Instead of using the consumer price index (CPI) as a deflator, if we use the change in price of gold in dollars as a deflator, a different picture emerges. Table 9.2 shows the gold-adjusted returns of the Standard & Poor's (S&P) 500 Index with third years beginning in 1975 and the subsequent presidential election result in the following year.
|Year||Third-Year Wealth Effect||Election Result|
|1987||−15.48%||Incumbent successor won|
|1999||20.02%||Incumbent successor lost|
|2007||−20.03%||Incumbent successor lost|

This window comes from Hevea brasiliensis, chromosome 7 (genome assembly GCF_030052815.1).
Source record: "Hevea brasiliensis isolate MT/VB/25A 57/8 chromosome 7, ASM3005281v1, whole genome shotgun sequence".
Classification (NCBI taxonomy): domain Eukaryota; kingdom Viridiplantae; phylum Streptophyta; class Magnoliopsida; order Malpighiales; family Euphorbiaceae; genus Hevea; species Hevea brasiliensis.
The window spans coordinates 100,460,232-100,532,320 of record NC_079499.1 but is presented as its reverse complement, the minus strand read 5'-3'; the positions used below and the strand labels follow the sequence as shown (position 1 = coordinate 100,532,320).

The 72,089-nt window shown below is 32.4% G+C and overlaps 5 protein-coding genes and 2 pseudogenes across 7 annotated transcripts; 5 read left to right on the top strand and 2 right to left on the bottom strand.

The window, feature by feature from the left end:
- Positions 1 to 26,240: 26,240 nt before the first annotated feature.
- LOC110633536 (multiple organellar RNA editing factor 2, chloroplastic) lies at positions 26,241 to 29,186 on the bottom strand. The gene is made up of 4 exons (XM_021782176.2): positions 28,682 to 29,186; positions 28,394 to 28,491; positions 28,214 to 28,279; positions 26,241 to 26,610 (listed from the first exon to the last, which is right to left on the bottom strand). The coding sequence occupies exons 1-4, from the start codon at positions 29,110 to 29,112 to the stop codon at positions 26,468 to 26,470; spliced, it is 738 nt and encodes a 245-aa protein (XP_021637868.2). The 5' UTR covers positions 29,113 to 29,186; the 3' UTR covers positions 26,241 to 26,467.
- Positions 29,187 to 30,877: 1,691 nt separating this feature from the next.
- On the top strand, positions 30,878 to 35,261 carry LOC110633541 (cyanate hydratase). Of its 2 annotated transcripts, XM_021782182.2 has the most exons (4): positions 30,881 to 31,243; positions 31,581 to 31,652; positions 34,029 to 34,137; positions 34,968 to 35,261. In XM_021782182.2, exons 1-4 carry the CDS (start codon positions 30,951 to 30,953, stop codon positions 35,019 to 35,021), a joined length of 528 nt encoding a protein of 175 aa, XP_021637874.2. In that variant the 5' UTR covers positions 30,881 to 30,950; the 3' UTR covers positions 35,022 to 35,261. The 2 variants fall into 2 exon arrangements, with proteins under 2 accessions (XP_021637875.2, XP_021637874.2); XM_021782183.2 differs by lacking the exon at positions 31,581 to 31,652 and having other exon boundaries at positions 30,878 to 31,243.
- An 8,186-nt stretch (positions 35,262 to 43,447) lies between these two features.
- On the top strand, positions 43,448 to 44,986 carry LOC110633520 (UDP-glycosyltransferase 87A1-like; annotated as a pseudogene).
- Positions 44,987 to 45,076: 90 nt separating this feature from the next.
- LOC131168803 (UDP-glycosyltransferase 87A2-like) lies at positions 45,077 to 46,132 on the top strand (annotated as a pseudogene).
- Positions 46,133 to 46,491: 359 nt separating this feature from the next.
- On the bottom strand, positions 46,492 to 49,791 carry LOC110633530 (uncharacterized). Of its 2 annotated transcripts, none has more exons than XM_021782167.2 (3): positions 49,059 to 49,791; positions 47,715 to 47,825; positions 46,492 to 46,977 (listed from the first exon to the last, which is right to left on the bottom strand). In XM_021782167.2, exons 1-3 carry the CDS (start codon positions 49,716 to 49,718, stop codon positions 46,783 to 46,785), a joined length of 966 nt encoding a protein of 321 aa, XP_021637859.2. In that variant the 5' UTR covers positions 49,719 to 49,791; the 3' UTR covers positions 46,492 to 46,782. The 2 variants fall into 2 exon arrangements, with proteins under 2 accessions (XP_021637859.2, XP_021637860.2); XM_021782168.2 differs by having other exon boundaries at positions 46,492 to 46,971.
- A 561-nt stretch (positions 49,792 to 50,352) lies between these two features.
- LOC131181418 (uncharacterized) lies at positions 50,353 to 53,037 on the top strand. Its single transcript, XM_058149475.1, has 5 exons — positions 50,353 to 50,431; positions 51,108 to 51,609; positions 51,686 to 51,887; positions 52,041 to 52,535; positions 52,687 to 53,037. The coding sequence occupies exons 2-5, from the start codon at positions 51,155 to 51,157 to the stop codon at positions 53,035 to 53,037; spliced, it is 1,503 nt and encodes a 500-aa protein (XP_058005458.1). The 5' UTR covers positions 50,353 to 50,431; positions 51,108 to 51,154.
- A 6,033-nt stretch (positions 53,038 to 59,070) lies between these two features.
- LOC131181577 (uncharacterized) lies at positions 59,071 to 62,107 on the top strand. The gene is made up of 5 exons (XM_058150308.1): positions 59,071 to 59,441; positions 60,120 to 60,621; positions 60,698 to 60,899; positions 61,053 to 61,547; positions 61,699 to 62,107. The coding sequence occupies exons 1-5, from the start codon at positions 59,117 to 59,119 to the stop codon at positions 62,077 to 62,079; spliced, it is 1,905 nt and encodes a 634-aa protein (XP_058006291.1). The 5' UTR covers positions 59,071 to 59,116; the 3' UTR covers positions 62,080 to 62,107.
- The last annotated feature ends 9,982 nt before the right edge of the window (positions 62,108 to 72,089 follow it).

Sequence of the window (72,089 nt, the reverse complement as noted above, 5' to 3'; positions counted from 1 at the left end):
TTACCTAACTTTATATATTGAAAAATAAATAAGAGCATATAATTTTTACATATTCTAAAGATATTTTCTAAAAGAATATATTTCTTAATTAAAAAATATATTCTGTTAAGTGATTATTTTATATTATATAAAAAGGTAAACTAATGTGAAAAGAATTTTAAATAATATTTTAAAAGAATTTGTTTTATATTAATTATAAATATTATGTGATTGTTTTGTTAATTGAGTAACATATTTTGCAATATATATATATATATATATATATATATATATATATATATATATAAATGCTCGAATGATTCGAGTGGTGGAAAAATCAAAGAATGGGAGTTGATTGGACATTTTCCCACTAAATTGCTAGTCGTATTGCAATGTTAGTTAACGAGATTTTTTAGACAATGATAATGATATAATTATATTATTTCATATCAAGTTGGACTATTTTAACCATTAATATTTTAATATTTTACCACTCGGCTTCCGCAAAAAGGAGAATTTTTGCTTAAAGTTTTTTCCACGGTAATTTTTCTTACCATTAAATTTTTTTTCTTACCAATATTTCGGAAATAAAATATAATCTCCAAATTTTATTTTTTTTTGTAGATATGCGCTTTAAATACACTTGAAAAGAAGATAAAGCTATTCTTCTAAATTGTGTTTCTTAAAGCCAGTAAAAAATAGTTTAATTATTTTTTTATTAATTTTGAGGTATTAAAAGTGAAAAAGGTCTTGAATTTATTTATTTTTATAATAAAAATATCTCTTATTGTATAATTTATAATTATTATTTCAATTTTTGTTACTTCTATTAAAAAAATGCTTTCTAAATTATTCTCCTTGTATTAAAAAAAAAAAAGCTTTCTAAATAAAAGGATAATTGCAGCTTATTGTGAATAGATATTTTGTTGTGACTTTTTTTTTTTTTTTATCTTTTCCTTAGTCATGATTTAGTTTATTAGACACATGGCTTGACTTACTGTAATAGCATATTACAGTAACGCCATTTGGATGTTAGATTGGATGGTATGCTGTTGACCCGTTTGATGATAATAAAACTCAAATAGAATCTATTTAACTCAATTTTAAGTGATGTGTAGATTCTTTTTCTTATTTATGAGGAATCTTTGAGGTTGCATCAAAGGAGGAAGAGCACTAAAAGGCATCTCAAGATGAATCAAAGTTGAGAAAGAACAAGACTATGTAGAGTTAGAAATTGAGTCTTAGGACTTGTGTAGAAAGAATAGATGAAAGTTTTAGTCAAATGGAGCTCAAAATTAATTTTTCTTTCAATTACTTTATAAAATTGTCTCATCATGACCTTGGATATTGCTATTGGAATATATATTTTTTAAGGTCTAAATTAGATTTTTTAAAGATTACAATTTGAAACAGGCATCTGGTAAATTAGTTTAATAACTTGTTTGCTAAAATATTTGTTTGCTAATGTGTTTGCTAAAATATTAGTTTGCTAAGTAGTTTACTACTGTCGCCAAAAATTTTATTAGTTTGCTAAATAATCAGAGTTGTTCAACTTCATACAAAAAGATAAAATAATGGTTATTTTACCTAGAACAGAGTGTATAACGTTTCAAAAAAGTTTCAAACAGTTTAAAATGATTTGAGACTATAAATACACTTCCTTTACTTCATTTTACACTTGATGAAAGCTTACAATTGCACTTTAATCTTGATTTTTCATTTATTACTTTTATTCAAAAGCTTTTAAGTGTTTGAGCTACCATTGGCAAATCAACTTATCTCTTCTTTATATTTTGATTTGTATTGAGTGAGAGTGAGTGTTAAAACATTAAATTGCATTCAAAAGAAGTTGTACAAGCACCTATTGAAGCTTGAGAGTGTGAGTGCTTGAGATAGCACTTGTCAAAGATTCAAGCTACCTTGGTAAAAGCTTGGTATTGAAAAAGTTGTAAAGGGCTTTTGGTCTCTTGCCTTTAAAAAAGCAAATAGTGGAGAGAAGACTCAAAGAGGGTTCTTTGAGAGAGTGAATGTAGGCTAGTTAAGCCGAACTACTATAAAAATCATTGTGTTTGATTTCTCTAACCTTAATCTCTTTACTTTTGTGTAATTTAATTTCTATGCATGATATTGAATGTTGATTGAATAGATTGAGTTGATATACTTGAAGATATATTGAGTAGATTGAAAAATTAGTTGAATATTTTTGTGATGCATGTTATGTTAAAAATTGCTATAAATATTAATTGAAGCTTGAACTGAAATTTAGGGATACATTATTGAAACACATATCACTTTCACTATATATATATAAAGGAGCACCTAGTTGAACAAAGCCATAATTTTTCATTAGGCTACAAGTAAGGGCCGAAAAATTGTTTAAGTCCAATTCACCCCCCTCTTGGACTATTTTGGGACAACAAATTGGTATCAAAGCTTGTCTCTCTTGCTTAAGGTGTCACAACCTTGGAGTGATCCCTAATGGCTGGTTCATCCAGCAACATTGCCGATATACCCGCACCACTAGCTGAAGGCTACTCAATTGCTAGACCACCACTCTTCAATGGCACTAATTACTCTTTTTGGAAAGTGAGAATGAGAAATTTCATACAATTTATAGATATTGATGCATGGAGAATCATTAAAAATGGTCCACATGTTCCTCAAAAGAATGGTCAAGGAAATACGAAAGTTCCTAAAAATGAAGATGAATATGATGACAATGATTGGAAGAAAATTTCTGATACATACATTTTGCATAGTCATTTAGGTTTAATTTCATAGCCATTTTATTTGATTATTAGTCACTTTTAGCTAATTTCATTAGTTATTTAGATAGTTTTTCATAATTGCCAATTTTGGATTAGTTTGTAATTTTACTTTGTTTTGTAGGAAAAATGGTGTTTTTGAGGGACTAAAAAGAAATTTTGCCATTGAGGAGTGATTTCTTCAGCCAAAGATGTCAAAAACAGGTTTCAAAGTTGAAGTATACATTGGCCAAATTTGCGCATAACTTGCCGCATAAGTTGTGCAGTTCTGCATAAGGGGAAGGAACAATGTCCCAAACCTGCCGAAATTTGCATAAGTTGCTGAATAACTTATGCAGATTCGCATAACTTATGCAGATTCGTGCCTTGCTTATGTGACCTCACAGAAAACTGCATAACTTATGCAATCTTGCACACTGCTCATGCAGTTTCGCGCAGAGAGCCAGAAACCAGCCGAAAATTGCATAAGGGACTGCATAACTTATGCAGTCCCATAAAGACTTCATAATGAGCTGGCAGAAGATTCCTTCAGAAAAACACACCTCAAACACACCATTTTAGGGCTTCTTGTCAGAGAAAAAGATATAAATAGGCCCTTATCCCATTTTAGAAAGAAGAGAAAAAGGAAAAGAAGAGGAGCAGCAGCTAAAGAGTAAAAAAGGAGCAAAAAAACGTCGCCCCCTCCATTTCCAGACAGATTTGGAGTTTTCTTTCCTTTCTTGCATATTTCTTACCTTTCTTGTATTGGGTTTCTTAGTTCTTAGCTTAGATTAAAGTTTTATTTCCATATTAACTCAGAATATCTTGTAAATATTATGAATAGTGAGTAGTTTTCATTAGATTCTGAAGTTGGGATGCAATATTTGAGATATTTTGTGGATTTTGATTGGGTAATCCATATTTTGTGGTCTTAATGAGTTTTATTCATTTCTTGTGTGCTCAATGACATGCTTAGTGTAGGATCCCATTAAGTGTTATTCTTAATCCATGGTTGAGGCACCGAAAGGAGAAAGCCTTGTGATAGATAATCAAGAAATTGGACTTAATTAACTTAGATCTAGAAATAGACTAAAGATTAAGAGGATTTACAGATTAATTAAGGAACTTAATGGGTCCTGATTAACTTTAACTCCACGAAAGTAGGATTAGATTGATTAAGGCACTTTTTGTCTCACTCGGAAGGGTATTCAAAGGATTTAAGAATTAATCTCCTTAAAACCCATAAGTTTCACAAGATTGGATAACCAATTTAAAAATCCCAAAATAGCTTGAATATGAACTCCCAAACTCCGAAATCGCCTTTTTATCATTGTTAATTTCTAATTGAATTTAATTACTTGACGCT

During the period of their study, the third year still has stunning average real returns of 24.76 percent including 2003 in the calculation. But if we include 2007 and 2011, the overall average falls to 16.27 percent. Still, this is more than the 10 percent above the average arithmetic real return of 6.08 percent in that time frame for all years. Much more concerning is the third year average of −10.96% over the last three presidential terms, and the trend: 2.48 percent in 2003, −14.37% in 2007, and −20.99 percent in 2011. This is consistent with the observation of Robert Albertson of Sandler O'Neill & Partners regarding the stimulus packages that we as a nation are now spending five times as much ...